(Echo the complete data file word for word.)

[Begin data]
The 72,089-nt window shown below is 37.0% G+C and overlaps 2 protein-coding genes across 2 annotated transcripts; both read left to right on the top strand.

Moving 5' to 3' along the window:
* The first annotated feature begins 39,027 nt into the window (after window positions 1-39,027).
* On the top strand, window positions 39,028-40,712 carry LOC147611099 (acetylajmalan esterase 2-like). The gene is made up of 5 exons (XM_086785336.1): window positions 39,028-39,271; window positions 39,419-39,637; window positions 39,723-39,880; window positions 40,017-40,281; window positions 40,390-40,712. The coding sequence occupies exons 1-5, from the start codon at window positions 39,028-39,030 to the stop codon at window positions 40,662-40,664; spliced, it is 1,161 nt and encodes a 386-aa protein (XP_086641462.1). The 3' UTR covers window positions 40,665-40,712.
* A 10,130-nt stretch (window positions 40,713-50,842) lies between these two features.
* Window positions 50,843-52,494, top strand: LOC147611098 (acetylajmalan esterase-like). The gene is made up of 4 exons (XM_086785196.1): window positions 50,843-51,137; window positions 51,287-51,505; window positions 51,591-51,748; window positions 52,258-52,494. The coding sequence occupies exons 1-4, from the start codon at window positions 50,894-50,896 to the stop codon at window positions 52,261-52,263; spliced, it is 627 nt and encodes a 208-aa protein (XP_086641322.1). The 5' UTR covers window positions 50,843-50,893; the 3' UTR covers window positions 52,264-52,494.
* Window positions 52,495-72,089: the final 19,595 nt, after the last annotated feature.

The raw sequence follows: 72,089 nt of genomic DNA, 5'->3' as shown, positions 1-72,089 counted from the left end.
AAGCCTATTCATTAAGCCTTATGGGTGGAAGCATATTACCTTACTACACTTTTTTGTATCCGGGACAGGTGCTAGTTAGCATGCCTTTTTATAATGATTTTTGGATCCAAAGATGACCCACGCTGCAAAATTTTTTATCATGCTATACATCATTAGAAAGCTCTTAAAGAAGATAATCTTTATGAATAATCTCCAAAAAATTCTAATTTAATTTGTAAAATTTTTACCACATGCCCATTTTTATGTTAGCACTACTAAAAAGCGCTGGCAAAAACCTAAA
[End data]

The 72,089-nt window shown below is 37.0% G+C and overlaps 2 protein-coding genes across 2 annotated transcripts; both read left to right on the top strand.

Moving 5' to 3' along the window:
* The first annotated feature begins 39,027 nt into the window (after window positions 1-39,027).
* On the top strand, window positions 39,028-40,712 carry LOC147611099 (acetylajmalan esterase 2-like). The gene is made up of 5 exons (XM_086785336.1): window positions 39,028-39,271; window positions 39,419-39,637; window positions 39,723-39,880; window positions 40,017-40,281; window positions 40,390-40,712. The coding sequence occupies exons 1-5, from the start codon at window positions 39,028-39,030 to the stop codon at window positions 40,662-40,664; spliced, it is 1,161 nt and encodes a 386-aa protein (XP_086641462.1). The 3' UTR covers window positions 40,665-40,712.
* A 10,130-nt stretch (window positions 40,713-50,842) lies between these two features.
* Window positions 50,843-52,494, top strand: LOC147611098 (acetylajmalan esterase-like). The gene is made up of 4 exons (XM_086785196.1): window positions 50,843-51,137; window positions 51,287-51,505; window positions 51,591-51,748; window positions 52,258-52,494. The coding sequence occupies exons 1-4, from the start codon at window positions 50,894-50,896 to the stop codon at window positions 52,261-52,263; spliced, it is 627 nt and encodes a 208-aa protein (XP_086641322.1). The 5' UTR covers window positions 50,843-50,893; the 3' UTR covers window positions 52,264-52,494.
* Window positions 52,495-72,089: the final 19,595 nt, after the last annotated feature.

The raw sequence follows: 72,089 nt of genomic DNA, 5'->3' as shown, positions 1-72,089 counted from the left end.
AAGCCTATTCATTAAGCCTTATGGGTGGAAGCATATTACCTTACTACACTTTTTTGTATCCGGGACAGGTGCTAGTTAGCATGCCTTTTTATAATGATTTTTGGATCCAAAGATGACCCACGCTGCAAAATTTTTTATCATGCTATACATCATTAGAAAGCTCTTAAAGAAGATAATCTTTATGAATAATCTCCAAAAAATTCTAATTTAATTTGTAAAATTTTTACCACATGCCCATTTTTATGTTAGCACTACTAAAAAGCGCTGGCAAAAACCTAAA